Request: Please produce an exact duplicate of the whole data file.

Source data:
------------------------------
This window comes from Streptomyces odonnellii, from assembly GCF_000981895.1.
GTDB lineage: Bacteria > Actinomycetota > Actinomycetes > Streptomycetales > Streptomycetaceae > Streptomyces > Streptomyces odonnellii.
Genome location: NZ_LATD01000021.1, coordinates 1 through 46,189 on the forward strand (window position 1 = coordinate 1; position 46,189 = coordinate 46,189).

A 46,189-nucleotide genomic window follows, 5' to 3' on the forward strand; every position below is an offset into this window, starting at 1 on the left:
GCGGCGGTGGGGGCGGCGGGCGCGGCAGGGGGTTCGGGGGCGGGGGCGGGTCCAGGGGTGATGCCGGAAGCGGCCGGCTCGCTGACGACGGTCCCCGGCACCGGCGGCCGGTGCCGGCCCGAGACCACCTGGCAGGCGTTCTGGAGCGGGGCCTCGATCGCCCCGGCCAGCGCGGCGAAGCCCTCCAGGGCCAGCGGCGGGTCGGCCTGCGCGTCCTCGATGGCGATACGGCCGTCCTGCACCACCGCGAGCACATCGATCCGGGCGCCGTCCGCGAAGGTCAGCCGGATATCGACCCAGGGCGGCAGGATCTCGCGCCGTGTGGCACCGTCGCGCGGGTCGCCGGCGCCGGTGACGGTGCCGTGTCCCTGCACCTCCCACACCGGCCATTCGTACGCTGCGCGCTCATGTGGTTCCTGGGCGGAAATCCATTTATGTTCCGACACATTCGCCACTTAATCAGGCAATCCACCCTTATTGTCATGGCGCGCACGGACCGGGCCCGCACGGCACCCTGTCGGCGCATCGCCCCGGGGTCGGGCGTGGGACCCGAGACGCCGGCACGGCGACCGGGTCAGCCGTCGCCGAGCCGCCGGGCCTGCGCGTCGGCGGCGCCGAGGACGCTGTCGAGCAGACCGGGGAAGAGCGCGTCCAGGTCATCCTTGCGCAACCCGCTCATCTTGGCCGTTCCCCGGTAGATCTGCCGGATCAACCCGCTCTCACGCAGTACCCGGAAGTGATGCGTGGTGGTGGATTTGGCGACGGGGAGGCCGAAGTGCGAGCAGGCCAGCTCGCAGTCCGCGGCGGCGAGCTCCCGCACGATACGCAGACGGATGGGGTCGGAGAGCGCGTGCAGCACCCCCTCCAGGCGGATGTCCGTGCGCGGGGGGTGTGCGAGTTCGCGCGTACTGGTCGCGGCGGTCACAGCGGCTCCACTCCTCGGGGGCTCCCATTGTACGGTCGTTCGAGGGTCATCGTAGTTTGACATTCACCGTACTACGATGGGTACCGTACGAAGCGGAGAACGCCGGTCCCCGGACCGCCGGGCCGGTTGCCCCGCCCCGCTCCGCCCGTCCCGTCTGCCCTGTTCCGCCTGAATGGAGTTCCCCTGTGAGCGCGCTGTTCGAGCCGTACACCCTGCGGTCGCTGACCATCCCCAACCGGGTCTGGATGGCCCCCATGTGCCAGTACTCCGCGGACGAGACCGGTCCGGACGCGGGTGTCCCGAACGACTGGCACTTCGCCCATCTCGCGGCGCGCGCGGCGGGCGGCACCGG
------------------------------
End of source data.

This window comes from Streptomyces odonnellii, from assembly GCF_000981895.1.
GTDB lineage: Bacteria > Actinomycetota > Actinomycetes > Streptomycetales > Streptomycetaceae > Streptomyces > Streptomyces odonnellii.
Genome location: NZ_LATD01000021.1, coordinates 1 through 46,189 on the forward strand (window position 1 = coordinate 1; position 46,189 = coordinate 46,189).

A 46,189-nucleotide genomic window follows, 5' to 3' on the forward strand; every position below is an offset into this window, starting at 1 on the left:
GCGGCGGTGGGGGCGGCGGGCGCGGCAGGGGGTTCGGGGGCGGGGGCGGGTCCAGGGGTGATGCCGGAAGCGGCCGGCTCGCTGACGACGGTCCCCGGCACCGGCGGCCGGTGCCGGCCCGAGACCACCTGGCAGGCGTTCTGGAGCGGGGCCTCGATCGCCCCGGCCAGCGCGGCGAAGCCCTCCAGGGCCAGCGGCGGGTCGGCCTGCGCGTCCTCGATGGCGATACGGCCGTCCTGCACCACCGCGAGCACATCGATCCGGGCGCCGTCCGCGAAGGTCAGCCGGATATCGACCCAGGGCGGCAGGATCTCGCGCCGTGTGGCACCGTCGCGCGGGTCGCCGGCGCCGGTGACGGTGCCGTGTCCCTGCACCTCCCACACCGGCCATTCGTACGCTGCGCGCTCATGTGGTTCCTGGGCGGAAATCCATTTATGTTCCGACACATTCGCCACTTAATCAGGCAATCCACCCTTATTGTCATGGCGCGCACGGACCGGGCCCGCACGGCACCCTGTCGGCGCATCGCCCCGGGGTCGGGCGTGGGACCCGAGACGCCGGCACGGCGACCGGGTCAGCCGTCGCCGAGCCGCCGGGCCTGCGCGTCGGCGGCGCCGAGGACGCTGTCGAGCAGACCGGGGAAGAGCGCGTCCAGGTCATCCTTGCGCAACCCGCTCATCTTGGCCGTTCCCCGGTAGATCTGCCGGATCAACCCGCTCTCACGCAGTACCCGGAAGTGATGCGTGGTGGTGGATTTGGCGACGGGGAGGCCGAAGTGCGAGCAGGCCAGCTCGCAGTCCGCGGCGGCGAGCTCCCGCACGATACGCAGACGGATGGGGTCGGAGAGCGCGTGCAGCACCCCCTCCAGGCGGATGTCCGTGCGCGGGGGGTGTGCGAGTTCGCGCGTACTGGTCGCGGCGGTCACAGCGGCTCCACTCCTCGGGGGCTCCCATTGTACGGTCGTTCGAGGGTCATCGTAGTTTGACATTCACCGTACTACGATGGGTACCGTACGAAGCGGAGAACGCCGGTCCCCGGACCGCCGGGCCGGTTGCCCCGCCCCGCTCCGCCCGTCCCGTCTGCCCTGTTCCGCCTGAATGGAGTTCCCCTGTGAGCGCGCTGTTCGAGCCGTACACCCTGCGGTCGCTGACCATCCCCAACCGGGTCTGGATGGCCCCCATGTGCCAGTACTCCGCGGACGAGACCGGTCCGGACGCGGGTGTCCCGAACGACTGGCACTTCGCCCATCTCGCGGCGCGCGCGGCGGGCGGCACCGG